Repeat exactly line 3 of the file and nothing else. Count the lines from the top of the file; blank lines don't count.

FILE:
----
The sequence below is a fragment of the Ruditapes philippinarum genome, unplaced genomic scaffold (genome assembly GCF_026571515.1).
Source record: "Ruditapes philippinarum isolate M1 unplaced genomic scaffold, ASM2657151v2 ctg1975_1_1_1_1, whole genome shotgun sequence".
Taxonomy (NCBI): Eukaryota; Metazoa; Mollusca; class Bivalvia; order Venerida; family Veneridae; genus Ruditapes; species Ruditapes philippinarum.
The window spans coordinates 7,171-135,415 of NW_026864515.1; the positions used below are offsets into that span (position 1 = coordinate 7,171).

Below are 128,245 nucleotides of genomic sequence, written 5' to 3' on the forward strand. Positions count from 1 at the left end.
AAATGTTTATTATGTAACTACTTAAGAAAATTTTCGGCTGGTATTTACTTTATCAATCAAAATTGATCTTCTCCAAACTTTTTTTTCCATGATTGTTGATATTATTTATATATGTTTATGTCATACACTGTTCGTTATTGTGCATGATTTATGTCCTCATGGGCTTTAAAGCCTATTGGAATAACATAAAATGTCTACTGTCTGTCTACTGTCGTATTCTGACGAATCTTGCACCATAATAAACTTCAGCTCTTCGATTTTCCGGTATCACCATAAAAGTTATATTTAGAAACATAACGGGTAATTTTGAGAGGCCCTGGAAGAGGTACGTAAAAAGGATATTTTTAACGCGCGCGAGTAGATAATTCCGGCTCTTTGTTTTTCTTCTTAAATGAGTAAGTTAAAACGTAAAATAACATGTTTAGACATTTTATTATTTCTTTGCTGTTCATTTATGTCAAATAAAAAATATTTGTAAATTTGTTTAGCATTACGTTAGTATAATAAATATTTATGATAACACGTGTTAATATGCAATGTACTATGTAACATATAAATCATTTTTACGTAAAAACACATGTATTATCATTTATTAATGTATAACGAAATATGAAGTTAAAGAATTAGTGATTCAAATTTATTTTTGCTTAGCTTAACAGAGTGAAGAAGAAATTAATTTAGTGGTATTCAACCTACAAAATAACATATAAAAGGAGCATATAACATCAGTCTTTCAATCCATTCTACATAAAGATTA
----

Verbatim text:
Taxonomy (NCBI): Eukaryota; Metazoa; Mollusca; class Bivalvia; order Venerida; family Veneridae; genus Ruditapes; species Ruditapes philippinarum.